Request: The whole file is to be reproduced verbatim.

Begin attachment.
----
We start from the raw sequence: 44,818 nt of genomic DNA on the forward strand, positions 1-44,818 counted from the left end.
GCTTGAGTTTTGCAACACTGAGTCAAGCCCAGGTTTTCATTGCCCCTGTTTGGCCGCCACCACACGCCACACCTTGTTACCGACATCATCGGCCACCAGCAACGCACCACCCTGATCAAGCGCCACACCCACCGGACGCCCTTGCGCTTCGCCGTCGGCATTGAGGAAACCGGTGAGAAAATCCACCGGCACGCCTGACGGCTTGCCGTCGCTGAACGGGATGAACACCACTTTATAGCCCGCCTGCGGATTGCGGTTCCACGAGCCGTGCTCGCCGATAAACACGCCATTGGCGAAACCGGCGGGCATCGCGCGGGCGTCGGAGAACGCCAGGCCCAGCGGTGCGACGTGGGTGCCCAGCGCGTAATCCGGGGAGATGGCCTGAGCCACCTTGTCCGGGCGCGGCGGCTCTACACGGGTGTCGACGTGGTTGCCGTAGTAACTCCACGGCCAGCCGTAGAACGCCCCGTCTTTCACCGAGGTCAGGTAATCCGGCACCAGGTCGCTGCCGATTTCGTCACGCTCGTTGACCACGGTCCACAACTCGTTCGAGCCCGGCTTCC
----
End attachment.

We start from the raw sequence: 44,818 nt of genomic DNA on the forward strand, positions 1-44,818 counted from the left end.
GCTTGAGTTTTGCAACACTGAGTCAAGCCCAGGTTTTCATTGCCCCTGTTTGGCCGCCACCACACGCCACACCTTGTTACCGACATCATCGGCCACCAGCAACGCACCACCCTGATCAAGCGCCACACCCACCGGACGCCCTTGCGCTTCGCCGTCGGCATTGAGGAAACCGGTGAGAAAATCCACCGGCACGCCTGACGGCTTGCCGTCGCTGAACGGGATGAACACCACTTTATAGCCCGCCTGCGGATTGCGGTTCCACGAGCCGTGCTCGCCGATAAACACGCCATTGGCGAAACCGGCGGGCATCGCGCGGGCGTCGGAGAACGCCAGGCCCAGCGGTGCGACGTGGGTGCCCAGCGCGTAATCCGGGGAGATGGCCTGAGCCACCTTGTCCGGGCGCGGCGGCTCTACACGGGTGTCGACGTGGTTGCCGTAGTAACTCCACGGCCAGCCGTAGAACGCCCCGTCTTTCACCGAGGTCAGGTAATCCGGCACCAGGTCGCTGCCGATTTCGTCACGCTCGTTGACCACGGTCCACAACTCGTTCGAGCCCGGCTTCC